The increasing prevalence of non-communicable dis-eases reflects an escalating cost and burden to society. Metabolic diseases such as hypertension, diabetes, insu-lin resistance, renal diseases and cardiovascular disease are a few of the interrelated diseases that are tradition-ally attributed to lifestyle factors such as obesity. How-ever these diseases may also be programmed in-utero, as a result of exposure to a sub-optimal in-utero envi-ronment. Maternal factors such as dietary intake, cen-tral adiposity and general heath during gestation may significantly contribute to the programming of an off-spring disease phenotype. Ethnicity is an identified in-dependent risk factor as indigenous societies appear to have a greater risk of expressing cardiovascular and metabolic disease phenotypes compared with their Western counterparts. This together with the shift to-wards Western diets and an increasingly sedentary life-style caused by changing work habits increases the pro-pensity for diabetes and hypertension in indigenous populations. This review discusses the developmental origins of obe-sity and related diseases and the impact of obesity and related cardiovascular and metabolic disease. We dis-cuss these implications in reference to the global com-munity as well as the Western Pacific.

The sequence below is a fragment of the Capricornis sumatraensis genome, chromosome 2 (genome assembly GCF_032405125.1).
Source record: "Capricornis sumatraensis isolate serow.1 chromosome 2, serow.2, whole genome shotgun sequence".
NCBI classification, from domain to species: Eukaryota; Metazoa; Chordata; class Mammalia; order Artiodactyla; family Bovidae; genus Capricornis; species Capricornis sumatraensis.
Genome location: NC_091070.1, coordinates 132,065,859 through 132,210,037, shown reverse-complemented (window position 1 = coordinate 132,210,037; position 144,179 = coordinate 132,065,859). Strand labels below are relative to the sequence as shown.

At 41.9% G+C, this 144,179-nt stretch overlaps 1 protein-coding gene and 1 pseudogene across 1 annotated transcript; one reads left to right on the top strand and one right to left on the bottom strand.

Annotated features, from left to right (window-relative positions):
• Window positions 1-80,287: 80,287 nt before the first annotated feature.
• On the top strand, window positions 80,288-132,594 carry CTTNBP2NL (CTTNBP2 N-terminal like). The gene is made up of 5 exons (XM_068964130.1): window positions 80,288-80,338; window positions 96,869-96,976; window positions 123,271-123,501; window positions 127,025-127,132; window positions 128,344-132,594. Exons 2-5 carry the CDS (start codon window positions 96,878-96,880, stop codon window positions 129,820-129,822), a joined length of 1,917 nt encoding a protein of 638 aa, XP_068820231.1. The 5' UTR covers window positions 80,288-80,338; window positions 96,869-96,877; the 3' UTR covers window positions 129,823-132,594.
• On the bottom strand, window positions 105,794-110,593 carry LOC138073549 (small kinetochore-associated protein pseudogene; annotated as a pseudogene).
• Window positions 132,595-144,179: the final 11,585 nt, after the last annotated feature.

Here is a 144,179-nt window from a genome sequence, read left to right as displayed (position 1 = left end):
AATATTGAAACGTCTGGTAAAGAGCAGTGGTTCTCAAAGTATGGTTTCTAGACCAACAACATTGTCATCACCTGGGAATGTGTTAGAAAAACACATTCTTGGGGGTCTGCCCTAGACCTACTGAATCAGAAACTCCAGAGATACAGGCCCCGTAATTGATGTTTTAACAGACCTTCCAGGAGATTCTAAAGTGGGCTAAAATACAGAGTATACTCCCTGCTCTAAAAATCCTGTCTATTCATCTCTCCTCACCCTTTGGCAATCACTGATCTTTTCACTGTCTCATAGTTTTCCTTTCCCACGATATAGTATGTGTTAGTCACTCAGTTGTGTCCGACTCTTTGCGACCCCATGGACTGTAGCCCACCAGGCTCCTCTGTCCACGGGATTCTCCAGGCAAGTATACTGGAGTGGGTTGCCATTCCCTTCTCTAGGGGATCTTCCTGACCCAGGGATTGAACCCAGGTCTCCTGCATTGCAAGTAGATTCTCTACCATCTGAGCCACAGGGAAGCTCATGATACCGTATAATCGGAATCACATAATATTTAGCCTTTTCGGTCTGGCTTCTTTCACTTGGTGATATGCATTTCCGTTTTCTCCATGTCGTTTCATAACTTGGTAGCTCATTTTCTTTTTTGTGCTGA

|Pages (from-to)||8 - 15|
|Number of pages||8|
|Journal||Samoa Medical Journal|
|Publication status||Published - 2009|